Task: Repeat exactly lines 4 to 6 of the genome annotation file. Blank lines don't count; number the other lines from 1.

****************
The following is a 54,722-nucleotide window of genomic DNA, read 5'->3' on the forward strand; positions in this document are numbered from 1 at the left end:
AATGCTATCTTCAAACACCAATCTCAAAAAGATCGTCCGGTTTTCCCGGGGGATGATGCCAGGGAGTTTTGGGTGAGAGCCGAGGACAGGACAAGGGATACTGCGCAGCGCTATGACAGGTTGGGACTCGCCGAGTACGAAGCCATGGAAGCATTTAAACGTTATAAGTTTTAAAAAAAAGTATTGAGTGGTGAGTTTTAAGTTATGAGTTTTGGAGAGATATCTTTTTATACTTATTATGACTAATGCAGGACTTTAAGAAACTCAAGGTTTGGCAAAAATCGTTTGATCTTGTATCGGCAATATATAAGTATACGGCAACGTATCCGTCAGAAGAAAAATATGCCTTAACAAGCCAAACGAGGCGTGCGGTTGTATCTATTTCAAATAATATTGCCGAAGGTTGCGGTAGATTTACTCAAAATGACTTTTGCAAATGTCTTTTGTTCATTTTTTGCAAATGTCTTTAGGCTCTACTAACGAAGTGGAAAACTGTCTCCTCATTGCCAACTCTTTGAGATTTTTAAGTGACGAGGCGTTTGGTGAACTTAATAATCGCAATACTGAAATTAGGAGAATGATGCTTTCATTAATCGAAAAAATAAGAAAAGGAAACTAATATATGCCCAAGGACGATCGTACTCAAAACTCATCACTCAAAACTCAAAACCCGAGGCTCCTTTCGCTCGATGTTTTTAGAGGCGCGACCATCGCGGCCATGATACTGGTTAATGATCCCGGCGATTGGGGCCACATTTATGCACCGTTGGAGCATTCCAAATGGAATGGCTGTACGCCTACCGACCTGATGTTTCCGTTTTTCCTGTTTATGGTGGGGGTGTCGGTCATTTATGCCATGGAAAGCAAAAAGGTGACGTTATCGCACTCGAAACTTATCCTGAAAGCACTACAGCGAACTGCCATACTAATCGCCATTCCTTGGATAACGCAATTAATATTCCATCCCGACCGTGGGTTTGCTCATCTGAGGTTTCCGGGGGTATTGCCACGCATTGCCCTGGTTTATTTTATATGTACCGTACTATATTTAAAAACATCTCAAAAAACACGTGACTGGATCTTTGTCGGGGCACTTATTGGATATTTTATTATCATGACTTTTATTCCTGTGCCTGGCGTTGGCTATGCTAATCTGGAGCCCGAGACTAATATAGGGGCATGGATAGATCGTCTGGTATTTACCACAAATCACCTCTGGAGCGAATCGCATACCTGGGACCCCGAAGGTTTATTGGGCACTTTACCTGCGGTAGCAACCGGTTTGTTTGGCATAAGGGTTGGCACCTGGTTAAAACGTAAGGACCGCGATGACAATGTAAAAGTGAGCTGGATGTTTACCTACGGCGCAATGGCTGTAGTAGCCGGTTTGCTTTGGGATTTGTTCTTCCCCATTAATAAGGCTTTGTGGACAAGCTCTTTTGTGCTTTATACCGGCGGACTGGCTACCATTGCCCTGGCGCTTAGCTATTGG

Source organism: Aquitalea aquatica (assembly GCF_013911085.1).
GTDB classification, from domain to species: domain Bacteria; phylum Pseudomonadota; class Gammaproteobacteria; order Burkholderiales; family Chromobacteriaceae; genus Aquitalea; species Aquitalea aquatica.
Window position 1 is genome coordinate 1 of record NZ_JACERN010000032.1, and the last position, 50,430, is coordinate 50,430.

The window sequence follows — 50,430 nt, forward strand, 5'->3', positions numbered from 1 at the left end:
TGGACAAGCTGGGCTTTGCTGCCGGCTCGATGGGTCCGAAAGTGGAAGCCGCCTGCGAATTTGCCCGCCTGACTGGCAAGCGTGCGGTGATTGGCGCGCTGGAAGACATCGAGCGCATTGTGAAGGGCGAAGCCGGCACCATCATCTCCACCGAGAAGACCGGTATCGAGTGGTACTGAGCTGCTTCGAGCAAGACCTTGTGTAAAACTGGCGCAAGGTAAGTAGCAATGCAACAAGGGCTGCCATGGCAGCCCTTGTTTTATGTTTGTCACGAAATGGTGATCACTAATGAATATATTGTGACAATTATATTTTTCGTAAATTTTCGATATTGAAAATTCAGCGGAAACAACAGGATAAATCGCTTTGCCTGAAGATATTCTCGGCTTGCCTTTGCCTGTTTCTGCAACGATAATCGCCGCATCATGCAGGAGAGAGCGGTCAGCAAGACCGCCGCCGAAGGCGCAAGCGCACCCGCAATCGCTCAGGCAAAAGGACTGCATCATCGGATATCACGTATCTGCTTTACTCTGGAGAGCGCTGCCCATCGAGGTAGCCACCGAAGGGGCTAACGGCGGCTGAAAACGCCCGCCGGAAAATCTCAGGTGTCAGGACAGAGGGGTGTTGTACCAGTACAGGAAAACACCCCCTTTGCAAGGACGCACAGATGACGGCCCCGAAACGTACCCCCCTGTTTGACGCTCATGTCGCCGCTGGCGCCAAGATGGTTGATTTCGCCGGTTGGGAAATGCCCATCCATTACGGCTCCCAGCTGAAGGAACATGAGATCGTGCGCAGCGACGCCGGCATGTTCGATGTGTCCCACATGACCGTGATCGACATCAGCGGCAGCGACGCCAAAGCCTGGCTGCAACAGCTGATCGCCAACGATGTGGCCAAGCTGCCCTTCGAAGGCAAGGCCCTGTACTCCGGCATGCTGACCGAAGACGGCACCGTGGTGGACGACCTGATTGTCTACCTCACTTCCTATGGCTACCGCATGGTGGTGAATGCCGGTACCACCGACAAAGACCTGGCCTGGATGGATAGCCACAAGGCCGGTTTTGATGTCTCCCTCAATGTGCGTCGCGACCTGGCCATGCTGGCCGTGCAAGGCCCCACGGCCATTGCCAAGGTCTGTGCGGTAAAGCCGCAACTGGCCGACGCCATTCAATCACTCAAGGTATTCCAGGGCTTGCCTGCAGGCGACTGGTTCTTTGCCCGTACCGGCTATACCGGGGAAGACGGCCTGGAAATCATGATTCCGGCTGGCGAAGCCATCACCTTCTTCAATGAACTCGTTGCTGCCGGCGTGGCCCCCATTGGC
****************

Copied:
GTDB classification, from domain to species: domain Bacteria; phylum Pseudomonadota; class Gammaproteobacteria; order Burkholderiales; family Chromobacteriaceae; genus Aquitalea; species Aquitalea aquatica.
Window position 1 is genome coordinate 1 of record NZ_JACERN010000032.1, and the last position, 50,430, is coordinate 50,430.

The window sequence follows — 50,430 nt, forward strand, 5'->3', positions numbered from 1 at the left end: